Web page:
Summary from Goodreads: In this mischievous and utterly original debut, Hansel and Gretel walk out of their own story and into eight other classic Grimm-inspired tales. As readers follow the siblings through a forest brimming with menacing foes, they learn the true story behind (and beyond) the bread crumbs, edible houses, and outwitted witches.
Fairy tales have never been more irreverent or subversive as Hansel and Gretel learn to take charge of their destinies and become the clever architects of their own happily ever after.
I love adaptations of Grimm stories. So when I saw this book on the shelves a few years ago, I bought a copy for my collection. Well, you know how out of control my To Be Read list is! (It has a life of its own!) I forgot about it until I saw an autographed copy at 2011 Texas Book Festival. I missed out on seeing Adam Gidwitz’s presentation, but I snagged an autographed copy, but didn’t move the book up on my TBR pile until this month when I found out that some of my TAG students (namely, the boys) were obsessed with the book and were anxious for me to order book two.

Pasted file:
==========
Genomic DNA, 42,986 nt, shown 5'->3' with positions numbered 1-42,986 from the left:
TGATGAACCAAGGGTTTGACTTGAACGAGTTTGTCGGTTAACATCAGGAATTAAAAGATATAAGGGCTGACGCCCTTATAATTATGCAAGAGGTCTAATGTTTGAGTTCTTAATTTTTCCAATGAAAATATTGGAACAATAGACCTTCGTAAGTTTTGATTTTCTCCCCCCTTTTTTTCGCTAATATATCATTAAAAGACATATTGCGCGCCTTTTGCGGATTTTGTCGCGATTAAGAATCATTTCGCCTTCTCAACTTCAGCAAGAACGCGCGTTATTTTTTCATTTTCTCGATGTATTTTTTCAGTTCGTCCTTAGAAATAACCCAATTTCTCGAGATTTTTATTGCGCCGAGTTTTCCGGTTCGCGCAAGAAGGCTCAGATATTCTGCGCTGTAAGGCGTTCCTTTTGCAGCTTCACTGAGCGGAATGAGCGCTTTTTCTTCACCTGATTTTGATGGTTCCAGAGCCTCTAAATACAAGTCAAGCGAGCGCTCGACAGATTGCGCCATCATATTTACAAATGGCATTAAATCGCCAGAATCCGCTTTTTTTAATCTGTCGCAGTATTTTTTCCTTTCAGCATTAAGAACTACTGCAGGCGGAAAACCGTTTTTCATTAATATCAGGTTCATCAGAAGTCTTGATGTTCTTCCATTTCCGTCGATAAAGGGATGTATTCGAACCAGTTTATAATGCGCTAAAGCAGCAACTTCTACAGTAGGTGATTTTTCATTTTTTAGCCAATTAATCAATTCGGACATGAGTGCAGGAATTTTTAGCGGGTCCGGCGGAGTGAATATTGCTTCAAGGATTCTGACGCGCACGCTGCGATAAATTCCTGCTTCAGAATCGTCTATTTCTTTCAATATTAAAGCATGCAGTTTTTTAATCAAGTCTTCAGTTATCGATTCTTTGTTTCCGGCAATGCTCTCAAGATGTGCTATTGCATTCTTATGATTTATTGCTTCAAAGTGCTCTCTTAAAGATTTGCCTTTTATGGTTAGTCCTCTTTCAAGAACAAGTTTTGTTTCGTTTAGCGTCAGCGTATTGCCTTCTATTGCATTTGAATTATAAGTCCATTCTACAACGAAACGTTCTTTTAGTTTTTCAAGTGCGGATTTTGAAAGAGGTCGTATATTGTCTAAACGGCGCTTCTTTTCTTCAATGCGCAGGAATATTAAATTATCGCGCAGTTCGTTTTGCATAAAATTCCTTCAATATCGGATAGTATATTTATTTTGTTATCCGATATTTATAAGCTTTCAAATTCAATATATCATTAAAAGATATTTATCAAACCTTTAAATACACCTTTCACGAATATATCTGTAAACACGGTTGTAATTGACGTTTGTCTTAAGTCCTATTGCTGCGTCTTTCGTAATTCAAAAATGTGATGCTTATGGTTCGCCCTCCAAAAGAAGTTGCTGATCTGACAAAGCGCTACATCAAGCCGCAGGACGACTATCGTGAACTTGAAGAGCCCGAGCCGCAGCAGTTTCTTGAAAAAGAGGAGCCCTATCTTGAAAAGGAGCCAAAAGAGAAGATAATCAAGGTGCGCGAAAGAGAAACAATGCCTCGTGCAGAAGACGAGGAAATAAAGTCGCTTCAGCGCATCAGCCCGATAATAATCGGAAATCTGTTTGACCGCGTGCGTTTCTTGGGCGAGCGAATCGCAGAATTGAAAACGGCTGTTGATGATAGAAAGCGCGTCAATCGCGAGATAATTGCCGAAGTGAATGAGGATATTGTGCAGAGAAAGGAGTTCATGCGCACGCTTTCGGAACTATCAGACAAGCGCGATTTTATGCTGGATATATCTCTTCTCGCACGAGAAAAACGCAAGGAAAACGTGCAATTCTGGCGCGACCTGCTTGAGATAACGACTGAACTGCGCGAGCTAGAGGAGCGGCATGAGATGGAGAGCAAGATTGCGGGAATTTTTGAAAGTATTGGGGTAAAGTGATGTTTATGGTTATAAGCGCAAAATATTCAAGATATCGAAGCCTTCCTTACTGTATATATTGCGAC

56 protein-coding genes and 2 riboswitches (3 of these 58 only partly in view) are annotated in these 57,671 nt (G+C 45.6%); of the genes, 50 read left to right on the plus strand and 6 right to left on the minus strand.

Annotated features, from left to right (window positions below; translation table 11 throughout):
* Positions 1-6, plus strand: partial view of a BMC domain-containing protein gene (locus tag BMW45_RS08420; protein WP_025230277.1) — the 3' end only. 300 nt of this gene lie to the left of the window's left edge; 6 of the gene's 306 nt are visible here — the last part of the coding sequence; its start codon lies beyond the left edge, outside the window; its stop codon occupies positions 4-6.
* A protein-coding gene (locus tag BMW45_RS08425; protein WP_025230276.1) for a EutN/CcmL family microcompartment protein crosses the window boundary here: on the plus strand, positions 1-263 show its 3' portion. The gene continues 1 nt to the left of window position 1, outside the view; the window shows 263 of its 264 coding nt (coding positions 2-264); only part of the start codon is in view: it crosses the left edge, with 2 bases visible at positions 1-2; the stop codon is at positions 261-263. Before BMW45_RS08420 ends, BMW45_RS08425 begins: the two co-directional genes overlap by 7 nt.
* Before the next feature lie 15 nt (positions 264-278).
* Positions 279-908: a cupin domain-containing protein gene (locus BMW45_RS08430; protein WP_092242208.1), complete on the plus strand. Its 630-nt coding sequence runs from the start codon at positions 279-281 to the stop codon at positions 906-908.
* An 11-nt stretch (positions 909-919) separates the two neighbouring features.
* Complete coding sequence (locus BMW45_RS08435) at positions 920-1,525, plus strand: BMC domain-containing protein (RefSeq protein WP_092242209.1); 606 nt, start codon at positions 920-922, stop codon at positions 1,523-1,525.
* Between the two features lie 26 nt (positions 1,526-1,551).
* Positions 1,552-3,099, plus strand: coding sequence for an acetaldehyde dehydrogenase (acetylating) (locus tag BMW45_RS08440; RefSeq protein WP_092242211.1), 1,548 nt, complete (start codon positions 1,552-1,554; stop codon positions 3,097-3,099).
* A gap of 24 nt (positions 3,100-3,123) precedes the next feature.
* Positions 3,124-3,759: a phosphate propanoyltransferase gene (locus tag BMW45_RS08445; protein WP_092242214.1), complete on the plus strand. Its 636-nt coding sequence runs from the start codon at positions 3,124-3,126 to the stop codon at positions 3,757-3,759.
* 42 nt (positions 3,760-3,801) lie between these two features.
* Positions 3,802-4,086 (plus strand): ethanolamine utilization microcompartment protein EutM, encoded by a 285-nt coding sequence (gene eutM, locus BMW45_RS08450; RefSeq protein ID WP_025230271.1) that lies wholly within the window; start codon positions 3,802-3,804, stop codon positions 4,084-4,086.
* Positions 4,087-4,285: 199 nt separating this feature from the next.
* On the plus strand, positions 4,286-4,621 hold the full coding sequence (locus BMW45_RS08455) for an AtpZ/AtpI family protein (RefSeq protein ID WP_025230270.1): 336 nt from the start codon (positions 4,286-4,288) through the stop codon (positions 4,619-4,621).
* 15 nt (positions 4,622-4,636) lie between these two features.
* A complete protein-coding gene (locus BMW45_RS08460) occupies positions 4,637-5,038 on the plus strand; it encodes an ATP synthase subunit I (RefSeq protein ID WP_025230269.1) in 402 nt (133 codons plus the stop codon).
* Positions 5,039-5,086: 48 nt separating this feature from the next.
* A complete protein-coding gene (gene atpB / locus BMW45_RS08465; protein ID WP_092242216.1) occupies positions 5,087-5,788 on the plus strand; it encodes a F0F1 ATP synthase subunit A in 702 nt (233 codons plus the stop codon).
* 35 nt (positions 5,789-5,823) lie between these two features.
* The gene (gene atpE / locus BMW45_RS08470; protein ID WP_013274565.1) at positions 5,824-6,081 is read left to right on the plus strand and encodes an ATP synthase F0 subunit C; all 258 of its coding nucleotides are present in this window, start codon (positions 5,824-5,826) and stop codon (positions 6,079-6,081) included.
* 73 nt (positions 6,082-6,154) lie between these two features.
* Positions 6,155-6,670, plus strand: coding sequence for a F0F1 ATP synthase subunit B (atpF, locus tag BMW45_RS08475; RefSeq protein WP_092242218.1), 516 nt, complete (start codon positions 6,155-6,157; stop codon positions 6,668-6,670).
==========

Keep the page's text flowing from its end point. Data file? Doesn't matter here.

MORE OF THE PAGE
This is a tale dark and gruesome. Gidwitz’s story follow the traditional Grimm pattern. Surely, you all know that the original Grimm stories have very little resemblance to the sanitized fairy tales that we share with our children today. Disney stories they are not. A Tale Dark and Grimm is indeed a very dark story. Hansel and Gretel are on a serious and dangerous quest. And of course, most of – if not all – the adults are either stupid, evil or both. And that is why I think it appeals to young male readers.
Though a little darker than what I normally prefer to read, it was hard to put the book down. I don’t know if I was holding out for a happy ending or what, but Gidwitz had me hooked. I’ve already snagged a copy of the sequel: In A Glass Grimmly from the library.
This story is not for the faint of heart, but if you like Grimm and Gruesome, then this is the book for you!